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How do you ensure, that you can checkout the code into Eclipse or NetBeans and work there with it?

Edit: If you not checking in ide-related files, you have to reconfigure buildpath, includes and all this stuff, each time you checkout the project. I don't know, if ant (especially an ant buildfile which is created/exported from eclipse) will work with an other ide seamlessly.

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7 Answers

up vote 7 down vote accepted

The smart ass answer is "by doing so" - unless you aren't working with multiple IDEs you don't know if you are really prepared for working with multiple IDEs. Honest. :)

I always have seen multiple platforms as more cumbersome, as they may use different encoding standards (e.g. Windows may default to ISO-8859-1, Linux to UTF-8) - for me encoding has caused way more issues than IDEs.

Some more pointers:

  • You might want to go with Maven (http://maven.apache.org), let it generate IDE specific files and never commit them to source control.
  • In order to be sure that you are generating the correct artefacts, you should have a dedicated server build your deliverables (e.g. cruisecontrol), either with the help of ant, maven or any other tool. These deliverables are the ones that are tested outside of development machines. Great way to make people aware that there is another world outside their own machine.
  • Prohibit any machine specific path to be contained in any IDE specific file found in source control. Always reference external libraries by logical path names, preferable containing their version (if you don't use maven)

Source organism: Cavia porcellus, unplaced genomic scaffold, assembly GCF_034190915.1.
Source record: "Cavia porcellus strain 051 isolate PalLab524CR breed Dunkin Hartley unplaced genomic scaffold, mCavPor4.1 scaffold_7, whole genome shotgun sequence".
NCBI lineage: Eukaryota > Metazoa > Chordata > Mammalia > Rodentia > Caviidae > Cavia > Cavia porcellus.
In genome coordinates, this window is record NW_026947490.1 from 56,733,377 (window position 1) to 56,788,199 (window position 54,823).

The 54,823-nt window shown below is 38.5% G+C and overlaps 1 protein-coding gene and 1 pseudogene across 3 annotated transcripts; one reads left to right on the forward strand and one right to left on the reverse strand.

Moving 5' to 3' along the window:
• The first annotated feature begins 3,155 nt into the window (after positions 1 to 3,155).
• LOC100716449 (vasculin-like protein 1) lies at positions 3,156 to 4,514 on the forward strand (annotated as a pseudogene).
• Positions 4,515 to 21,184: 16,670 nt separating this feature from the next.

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I also like this answer, it is really good, too. stackoverflow.com/questions/81567/… –  Arvodan Sep 18 '08 at 5:46
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We actually maintain a Netbeans and an Eclipse project for our code in SVN right now with no troubles at all. The Netbeans files don't step on the Eclipse files. We have our projects structured like this:

sample-project   
+ bin
+ launches  
+ lib  
+ logs
+ nbproject  
+ src  
  + java
.classpath
.project
build.xml

The biggest points seem to be:

  • Prohibit any absolute paths in the project files for either IDE.
  • Set the project files to output the class files to the same directory.
  • svn:ignore the private directory in the .nbproject directory.
  • svn:ignore the directory used for class file output from the IDEs and any other runtime generated directories like the logs directory above.
  • Have people using both consistently so that differences get resolved quickly.
  • Also maintain a build system independent of the IDEs such as cruisecontrol.
  • Use UTF-8 and correct any encoding issues immediately.

We are developing on Fedora 9 32-bit and 64-bit, Vista, and WindowsXP and about half of the developers use one IDE or the other. A few use both and switch back and forth regularly.